It’s amazing to watch him in the ring. For most people, myself included, there will never be a moment where we reach that level of fullness of being. Where we will be completely invested so fully and richly in something that it seems to burst through the skin. When Pacquiao waits in the ring he seems to bristle and radiate, to quiver with the thrill of the moment and the profound joy of being a human body so supremely trained and suited for the task at hand. It is electric, like watching a hound straining at his tethers to go after the rabbit. It’s like something wild is running through him. I imagine if you were to drink his sweat in those moments you would become intoxicated.
His opponent, Miguel Cotto is a clear contrast. Cotto, from Puerto Rico, was an Olympic medalist and can’t miss prospect slated for greatness before he ever had a professional fight. Cotto won belts in both the junior welterweight and welterweight divisions, and tore through opponents in a series of brutal and exciting fights culminating in a rousing victory over welterweight great, Shane Mosley.
Cotto’s run was stopped in a brutal defeat to Antonio Margarito, a Mexican slugger who managed to pound Cotto into submission despite inferior boxing skills. Cotto was a bloody mess by fight’s end and some wondered if he would ever recover. That fear was only compounded when it was discovered in Margarito’s next fight that he was attempting to use plaster in illegal hand wrappings. Many feel Cotto was the victim of one of the great tragedies of modern ring history, but in the two fights since his only loss Cotto has looked strong in victory.
Cotto is a terrific champion and a great fighter. He is bigger, stronger, and more technically sound. But he doesn’t have the unfettered exuberance, the wild thrill of being alive and dangerous and without a care in the world. That is Pacquiao’s gift to us, a rare glimpse of humanity at the very edge. Some people think his recent, dominating performances against Oscar De La Hoya and Ricky Hatton were the result of deficits in their ability rather than the culmination of Pacquiao’s, but I think it’s almost beside the point. Pacquiao may very well lose this fight, I don’t think he will but it wouldn’t be surprising, but he will show us his inner, that explosive near being that is so transporting.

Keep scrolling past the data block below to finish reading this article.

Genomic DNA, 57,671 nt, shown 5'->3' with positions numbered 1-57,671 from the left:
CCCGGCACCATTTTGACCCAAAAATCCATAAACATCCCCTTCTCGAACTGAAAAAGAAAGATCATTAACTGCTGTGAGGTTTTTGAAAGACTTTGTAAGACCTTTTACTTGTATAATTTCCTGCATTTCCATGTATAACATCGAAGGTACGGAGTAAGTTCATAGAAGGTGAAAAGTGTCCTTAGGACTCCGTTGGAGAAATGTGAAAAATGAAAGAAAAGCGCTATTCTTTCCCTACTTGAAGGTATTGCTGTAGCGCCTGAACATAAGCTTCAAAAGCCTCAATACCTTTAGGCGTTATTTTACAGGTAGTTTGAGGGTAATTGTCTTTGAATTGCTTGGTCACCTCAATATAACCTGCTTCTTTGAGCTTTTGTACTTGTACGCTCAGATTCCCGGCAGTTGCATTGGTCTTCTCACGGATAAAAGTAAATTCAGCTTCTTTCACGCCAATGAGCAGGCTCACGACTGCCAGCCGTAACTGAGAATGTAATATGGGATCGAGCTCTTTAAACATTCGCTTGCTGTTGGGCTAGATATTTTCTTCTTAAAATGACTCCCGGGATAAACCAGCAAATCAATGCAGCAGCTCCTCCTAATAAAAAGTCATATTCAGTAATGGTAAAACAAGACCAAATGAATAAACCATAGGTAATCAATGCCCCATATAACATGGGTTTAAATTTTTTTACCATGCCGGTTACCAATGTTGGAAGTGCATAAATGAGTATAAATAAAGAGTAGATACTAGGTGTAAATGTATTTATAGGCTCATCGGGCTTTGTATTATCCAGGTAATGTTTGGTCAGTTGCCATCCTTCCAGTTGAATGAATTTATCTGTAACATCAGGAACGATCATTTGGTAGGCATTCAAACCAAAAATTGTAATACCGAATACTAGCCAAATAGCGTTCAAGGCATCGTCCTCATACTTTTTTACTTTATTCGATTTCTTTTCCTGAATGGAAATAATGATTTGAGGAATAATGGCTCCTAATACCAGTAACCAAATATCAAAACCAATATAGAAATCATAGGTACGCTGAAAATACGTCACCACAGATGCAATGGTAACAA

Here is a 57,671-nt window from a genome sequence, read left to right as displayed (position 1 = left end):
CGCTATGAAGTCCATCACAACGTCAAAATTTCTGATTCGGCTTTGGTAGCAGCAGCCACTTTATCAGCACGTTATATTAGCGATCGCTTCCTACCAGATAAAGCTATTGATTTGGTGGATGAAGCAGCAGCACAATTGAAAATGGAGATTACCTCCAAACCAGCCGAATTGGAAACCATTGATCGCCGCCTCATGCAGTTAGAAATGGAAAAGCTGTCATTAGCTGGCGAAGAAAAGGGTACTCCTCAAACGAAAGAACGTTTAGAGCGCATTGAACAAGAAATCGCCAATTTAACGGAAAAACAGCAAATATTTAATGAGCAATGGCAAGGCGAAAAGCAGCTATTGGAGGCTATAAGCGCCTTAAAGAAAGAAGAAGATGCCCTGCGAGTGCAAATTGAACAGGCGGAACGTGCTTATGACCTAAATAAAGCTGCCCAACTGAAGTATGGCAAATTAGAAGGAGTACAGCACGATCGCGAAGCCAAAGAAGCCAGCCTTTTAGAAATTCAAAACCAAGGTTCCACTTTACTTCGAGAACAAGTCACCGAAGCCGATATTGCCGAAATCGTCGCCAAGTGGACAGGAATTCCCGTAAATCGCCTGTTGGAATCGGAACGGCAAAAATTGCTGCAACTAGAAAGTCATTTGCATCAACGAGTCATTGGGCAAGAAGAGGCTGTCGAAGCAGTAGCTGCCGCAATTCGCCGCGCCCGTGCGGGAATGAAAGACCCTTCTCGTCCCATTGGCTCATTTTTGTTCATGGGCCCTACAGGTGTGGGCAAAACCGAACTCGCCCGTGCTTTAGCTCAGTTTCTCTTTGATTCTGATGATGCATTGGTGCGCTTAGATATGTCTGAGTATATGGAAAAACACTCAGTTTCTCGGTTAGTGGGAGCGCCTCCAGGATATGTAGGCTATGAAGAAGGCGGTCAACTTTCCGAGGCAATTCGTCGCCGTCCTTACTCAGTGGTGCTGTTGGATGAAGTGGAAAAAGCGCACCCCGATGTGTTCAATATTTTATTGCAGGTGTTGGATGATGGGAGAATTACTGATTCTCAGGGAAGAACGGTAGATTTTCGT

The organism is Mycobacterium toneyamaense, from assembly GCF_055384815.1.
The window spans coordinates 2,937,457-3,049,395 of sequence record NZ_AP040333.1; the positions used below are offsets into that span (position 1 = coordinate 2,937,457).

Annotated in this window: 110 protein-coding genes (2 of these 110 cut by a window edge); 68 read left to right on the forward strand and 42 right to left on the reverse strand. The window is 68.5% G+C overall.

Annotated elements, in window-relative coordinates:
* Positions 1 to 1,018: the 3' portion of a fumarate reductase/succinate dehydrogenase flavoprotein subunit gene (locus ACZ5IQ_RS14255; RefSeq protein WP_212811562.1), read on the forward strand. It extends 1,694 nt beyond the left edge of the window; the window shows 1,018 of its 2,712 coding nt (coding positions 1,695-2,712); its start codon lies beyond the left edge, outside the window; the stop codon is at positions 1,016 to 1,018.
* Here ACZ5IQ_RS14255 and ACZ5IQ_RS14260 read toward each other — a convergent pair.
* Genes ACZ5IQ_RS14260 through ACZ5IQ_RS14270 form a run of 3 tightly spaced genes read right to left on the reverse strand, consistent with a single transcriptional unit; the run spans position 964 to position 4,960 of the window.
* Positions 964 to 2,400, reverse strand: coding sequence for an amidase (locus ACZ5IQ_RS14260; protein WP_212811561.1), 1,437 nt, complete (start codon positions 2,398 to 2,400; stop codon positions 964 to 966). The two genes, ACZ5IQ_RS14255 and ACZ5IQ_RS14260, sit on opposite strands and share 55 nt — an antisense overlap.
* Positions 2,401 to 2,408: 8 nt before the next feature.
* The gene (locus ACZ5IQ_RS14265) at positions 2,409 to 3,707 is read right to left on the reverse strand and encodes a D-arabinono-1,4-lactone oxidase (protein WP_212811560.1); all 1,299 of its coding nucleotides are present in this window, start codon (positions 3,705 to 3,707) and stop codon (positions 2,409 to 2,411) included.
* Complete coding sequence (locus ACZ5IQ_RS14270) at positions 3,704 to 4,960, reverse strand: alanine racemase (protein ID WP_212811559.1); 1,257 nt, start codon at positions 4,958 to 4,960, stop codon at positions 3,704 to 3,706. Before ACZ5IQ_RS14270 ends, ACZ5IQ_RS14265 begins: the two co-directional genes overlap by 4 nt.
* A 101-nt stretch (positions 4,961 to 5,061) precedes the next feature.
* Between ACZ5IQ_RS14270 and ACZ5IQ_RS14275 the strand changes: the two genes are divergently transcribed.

In a sense this fight is prelude. If Pacquiao wins the economic forces of the sport will almost necessitate a match with Floyd Mayweather, his spiritual opposite. Like Ali, Mayweather has trapped himself in a cage of excellence, brushing right against the edge of technical brilliance and ring science. Floyd is a difference engine in the ring, a bloodless operator who never makes a foolish mood. The thought of his cool excellence versus Pacquiao’s explosive dynamism is almost too much to bear, a contrast and clash generations in the making.
But let us try, for a moment, to be like Pacquiao, to be fully in the moment and enjoy a man so righteously himself that he allows us to come along for the ride.